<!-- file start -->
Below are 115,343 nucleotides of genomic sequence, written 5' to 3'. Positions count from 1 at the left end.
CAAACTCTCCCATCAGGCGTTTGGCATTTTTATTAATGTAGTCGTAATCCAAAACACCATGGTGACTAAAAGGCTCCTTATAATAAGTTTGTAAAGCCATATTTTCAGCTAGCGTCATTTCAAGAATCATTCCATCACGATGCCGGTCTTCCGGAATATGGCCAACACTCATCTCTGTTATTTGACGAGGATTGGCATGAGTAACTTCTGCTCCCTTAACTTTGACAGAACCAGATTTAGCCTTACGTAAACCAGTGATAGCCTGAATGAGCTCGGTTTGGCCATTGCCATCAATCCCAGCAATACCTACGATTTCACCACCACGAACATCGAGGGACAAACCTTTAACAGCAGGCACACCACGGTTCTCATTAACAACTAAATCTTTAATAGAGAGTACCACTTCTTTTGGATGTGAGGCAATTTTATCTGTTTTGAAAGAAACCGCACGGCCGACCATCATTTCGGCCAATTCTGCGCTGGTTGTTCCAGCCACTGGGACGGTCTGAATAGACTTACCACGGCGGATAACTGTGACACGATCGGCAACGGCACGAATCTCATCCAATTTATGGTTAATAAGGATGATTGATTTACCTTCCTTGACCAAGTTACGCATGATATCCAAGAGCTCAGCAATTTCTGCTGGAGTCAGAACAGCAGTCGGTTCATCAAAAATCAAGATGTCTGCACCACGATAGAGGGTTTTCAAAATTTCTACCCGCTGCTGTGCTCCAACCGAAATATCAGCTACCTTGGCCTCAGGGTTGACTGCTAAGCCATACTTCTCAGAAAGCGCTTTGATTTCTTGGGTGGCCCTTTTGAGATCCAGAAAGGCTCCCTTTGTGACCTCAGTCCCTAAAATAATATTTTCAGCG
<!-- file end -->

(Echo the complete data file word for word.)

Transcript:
Below are 115,343 nucleotides of genomic sequence, written 5' to 3'. Positions count from 1 at the left end.
CAAACTCTCCCATCAGGCGTTTGGCATTTTTATTAATGTAGTCGTAATCCAAAACACCATGGTGACTAAAAGGCTCCTTATAATAAGTTTGTAAAGCCATATTTTCAGCTAGCGTCATTTCAAGAATCATTCCATCACGATGCCGGTCTTCCGGAATATGGCCAACACTCATCTCTGTTATTTGACGAGGATTGGCATGAGTAACTTCTGCTCCCTTAACTTTGACAGAACCAGATTTAGCCTTACGTAAACCAGTGATAGCCTGAATGAGCTCGGTTTGGCCATTGCCATCAATCCCAGCAATACCTACGATTTCACCACCACGAACATCGAGGGACAAACCTTTAACAGCAGGCACACCACGGTTCTCATTAACAACTAAATCTTTAATAGAGAGTACCACTTCTTTTGGATGTGAGGCAATTTTATCTGTTTTGAAAGAAACCGCACGGCCGACCATCATTTCGGCCAATTCTGCGCTGGTTGTTCCAGCCACTGGGACGGTCTGAATAGACTTACCACGGCGGATAACTGTGACACGATCGGCAACGGCACGAATCTCATCCAATTTATGGTTAATAAGGATGATTGATTTACCTTCCTTGACCAAGTTACGCATGATATCCAAGAGCTCAGCAATTTCTGCTGGAGTCAGAACAGCAGTCGGTTCATCAAAAATCAAGATGTCTGCACCACGATAGAGGGTTTTCAAAATTTCTACCCGCTGCTGTGCTCCAACCGAAATATCAGCTACCTTGGCCTCAGGGTTGACTGCTAAGCCATACTTCTCAGAAAGCGCTTTGATTTCTTGGGTGGCCCTTTTGAGATCCAGAAAGGCTCCCTTTGTGACCTCAGTCCCTAAAATAATATTTTCAGCG